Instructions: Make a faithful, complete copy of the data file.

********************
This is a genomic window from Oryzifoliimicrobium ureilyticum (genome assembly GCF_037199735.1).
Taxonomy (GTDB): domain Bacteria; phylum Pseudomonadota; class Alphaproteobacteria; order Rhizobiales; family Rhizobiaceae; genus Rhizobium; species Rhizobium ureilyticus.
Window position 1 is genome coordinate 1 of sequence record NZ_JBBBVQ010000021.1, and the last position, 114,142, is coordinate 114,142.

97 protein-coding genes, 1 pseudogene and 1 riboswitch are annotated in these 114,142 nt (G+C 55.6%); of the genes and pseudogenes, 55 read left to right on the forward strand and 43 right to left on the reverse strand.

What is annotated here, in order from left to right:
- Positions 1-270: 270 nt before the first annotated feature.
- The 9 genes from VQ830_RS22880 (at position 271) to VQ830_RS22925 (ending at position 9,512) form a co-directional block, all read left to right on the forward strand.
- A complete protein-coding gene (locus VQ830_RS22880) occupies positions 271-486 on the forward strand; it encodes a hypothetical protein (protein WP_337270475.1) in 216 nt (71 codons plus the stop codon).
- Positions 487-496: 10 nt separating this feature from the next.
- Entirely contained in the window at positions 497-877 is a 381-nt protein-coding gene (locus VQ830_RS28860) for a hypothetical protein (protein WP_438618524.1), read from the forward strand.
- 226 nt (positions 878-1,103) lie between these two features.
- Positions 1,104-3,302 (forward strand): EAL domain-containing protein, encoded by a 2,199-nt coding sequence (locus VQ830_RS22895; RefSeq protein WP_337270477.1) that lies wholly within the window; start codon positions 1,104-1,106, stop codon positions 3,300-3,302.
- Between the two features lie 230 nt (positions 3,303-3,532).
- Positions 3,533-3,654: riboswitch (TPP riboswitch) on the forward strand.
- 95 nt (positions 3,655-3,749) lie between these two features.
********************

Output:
This is a genomic window from Oryzifoliimicrobium ureilyticum (genome assembly GCF_037199735.1).
Taxonomy (GTDB): domain Bacteria; phylum Pseudomonadota; class Alphaproteobacteria; order Rhizobiales; family Rhizobiaceae; genus Rhizobium; species Rhizobium ureilyticus.
Window position 1 is genome coordinate 1 of sequence record NZ_JBBBVQ010000021.1, and the last position, 114,142, is coordinate 114,142.

97 protein-coding genes, 1 pseudogene and 1 riboswitch are annotated in these 114,142 nt (G+C 55.6%); of the genes and pseudogenes, 55 read left to right on the forward strand and 43 right to left on the reverse strand.

What is annotated here, in order from left to right:
- Positions 1-270: 270 nt before the first annotated feature.
- The 9 genes from VQ830_RS22880 (at position 271) to VQ830_RS22925 (ending at position 9,512) form a co-directional block, all read left to right on the forward strand.
- A complete protein-coding gene (locus VQ830_RS22880) occupies positions 271-486 on the forward strand; it encodes a hypothetical protein (protein WP_337270475.1) in 216 nt (71 codons plus the stop codon).
- Positions 487-496: 10 nt separating this feature from the next.
- Entirely contained in the window at positions 497-877 is a 381-nt protein-coding gene (locus VQ830_RS28860) for a hypothetical protein (protein WP_438618524.1), read from the forward strand.
- 226 nt (positions 878-1,103) lie between these two features.
- Positions 1,104-3,302 (forward strand): EAL domain-containing protein, encoded by a 2,199-nt coding sequence (locus VQ830_RS22895; RefSeq protein WP_337270477.1) that lies wholly within the window; start codon positions 1,104-1,106, stop codon positions 3,300-3,302.
- Between the two features lie 230 nt (positions 3,303-3,532).
- Positions 3,533-3,654: riboswitch (TPP riboswitch) on the forward strand.
- 95 nt (positions 3,655-3,749) lie between these two features.